Poster
Bayesian Coreset Construction via Greedy Iterative Geodesic Ascent
Trevor Campbell · Tamara Broderick

Fri Jul 13th 06:15 -- 09:00 PM @ Hall B #160

Coherent uncertainty quantification is a key strength of Bayesian methods. But modern algorithms for approximate Bayesian posterior inference often sacrifice accurate posterior uncertainty estimation in the pursuit of scalability. This work shows that previous Bayesian coreset construction algorithms---which build a small, weighted subset of the data that approximates the full dataset---are no exception. We demonstrate that these algorithms scale the coreset log-likelihood suboptimally, resulting in underestimated posterior uncertainty. To address this shortcoming, we develop greedy iterative geodesic ascent (GIGA), a novel algorithm for Bayesian coreset construction that scales the coreset log-likelihood optimally. GIGA provides geometric decay in posterior approximation error as a function of coreset size, and maintains the fast running time of its predecessors. The paper concludes with validation of GIGA on both synthetic and real datasets, demonstrating that it reduces posterior approximation error by orders of magnitude compared with previous coreset constructions.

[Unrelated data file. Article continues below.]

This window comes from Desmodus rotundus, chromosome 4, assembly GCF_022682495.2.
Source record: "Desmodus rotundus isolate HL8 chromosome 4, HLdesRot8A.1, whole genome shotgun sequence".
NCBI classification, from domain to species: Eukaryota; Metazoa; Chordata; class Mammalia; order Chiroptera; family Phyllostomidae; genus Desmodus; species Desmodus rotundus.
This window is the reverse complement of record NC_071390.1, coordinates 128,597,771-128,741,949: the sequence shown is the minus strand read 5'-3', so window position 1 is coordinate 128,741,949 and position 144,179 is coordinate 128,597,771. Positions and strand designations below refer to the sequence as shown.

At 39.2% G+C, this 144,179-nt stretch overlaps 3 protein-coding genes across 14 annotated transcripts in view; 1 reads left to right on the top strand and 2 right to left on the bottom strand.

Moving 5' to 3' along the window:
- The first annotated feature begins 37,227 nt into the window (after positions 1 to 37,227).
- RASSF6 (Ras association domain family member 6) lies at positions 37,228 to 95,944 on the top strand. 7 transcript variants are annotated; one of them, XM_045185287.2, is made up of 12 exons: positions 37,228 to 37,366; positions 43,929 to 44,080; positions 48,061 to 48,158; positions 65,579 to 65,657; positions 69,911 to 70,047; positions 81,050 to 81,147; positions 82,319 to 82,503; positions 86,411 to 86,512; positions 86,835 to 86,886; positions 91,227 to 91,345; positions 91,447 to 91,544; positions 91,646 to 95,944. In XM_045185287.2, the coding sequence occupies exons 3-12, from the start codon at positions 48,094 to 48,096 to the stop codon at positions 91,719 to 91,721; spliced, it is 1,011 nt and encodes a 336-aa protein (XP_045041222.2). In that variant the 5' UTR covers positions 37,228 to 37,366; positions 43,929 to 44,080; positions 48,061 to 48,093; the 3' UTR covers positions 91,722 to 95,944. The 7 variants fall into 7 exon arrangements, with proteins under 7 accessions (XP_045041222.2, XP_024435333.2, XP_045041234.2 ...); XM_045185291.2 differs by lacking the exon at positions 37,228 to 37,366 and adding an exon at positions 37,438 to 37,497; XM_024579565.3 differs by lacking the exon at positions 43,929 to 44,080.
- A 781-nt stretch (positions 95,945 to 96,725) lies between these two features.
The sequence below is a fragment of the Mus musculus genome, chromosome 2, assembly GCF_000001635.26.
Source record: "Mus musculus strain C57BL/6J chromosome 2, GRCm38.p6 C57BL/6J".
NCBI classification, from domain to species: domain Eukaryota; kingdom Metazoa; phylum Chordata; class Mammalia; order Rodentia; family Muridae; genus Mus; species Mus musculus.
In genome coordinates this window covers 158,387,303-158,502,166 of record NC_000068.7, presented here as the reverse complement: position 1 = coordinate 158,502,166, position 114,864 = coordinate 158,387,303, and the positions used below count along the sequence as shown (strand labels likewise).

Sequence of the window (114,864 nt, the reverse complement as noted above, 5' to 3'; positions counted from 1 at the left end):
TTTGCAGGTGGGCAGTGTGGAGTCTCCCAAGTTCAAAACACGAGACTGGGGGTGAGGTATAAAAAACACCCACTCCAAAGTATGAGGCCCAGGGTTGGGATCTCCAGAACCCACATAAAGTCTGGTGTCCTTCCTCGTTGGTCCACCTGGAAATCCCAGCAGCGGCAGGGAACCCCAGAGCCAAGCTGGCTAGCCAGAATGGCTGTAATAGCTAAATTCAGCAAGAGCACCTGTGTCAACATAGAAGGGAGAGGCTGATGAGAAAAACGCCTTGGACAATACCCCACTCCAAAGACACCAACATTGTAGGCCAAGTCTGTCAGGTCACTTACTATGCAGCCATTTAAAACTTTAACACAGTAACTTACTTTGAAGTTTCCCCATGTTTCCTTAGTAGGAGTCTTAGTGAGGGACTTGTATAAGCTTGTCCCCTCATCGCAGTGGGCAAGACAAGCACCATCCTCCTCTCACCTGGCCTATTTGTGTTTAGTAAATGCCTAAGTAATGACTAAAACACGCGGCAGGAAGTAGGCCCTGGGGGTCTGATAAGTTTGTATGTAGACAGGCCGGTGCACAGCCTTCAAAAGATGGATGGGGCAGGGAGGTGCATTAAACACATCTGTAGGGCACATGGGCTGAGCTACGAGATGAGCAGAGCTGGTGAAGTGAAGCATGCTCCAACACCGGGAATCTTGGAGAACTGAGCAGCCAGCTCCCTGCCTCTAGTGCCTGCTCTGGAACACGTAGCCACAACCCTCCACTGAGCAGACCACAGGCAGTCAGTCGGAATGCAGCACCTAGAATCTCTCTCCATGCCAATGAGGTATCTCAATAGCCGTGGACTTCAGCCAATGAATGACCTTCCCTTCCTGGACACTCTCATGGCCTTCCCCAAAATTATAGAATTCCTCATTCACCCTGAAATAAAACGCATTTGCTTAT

Author Information

Trevor Campbell (MIT)
Tamara Broderick (MIT)

Tamara Broderick is the ITT Career Development Assistant Professor in the Department of Electrical Engineering and Computer Science at MIT. She is a member of the MIT Computer Science and Artificial Intelligence Laboratory (CSAIL), the MIT Statistics and Data Science Center, and the Institute for Data, Systems, and Society (IDSS). She completed her Ph.D. in Statistics at the University of California, Berkeley in 2014. Previously, she received an AB in Mathematics from Princeton University (2007), a Master of Advanced Study for completion of Part III of the Mathematical Tripos from the University of Cambridge (2008), an MPhil by research in Physics from the University of Cambridge (2009), and an MS in Computer Science from the University of California, Berkeley (2013). Her recent research has focused on developing and analyzing models for scalable Bayesian machine learning---especially Bayesian nonparametrics. She has been awarded an NSF CAREER Award (2018), a Sloan Research Fellowship (2018), an Army Research Office Young Investigator Program award (2017), a Google Faculty Research Award, the ISBA Lifetime Members Junior Researcher Award, the Savage Award (for an outstanding doctoral dissertation in Bayesian theory and methods), the Evelyn Fix Memorial Medal and Citation (for the Ph.D. student on the Berkeley campus showing the greatest promise in statistical research), the Berkeley Fellowship, an NSF Graduate Research Fellowship, a Marshall Scholarship, and the Phi Beta Kappa Prize (for the graduating Princeton senior with the highest academic average).

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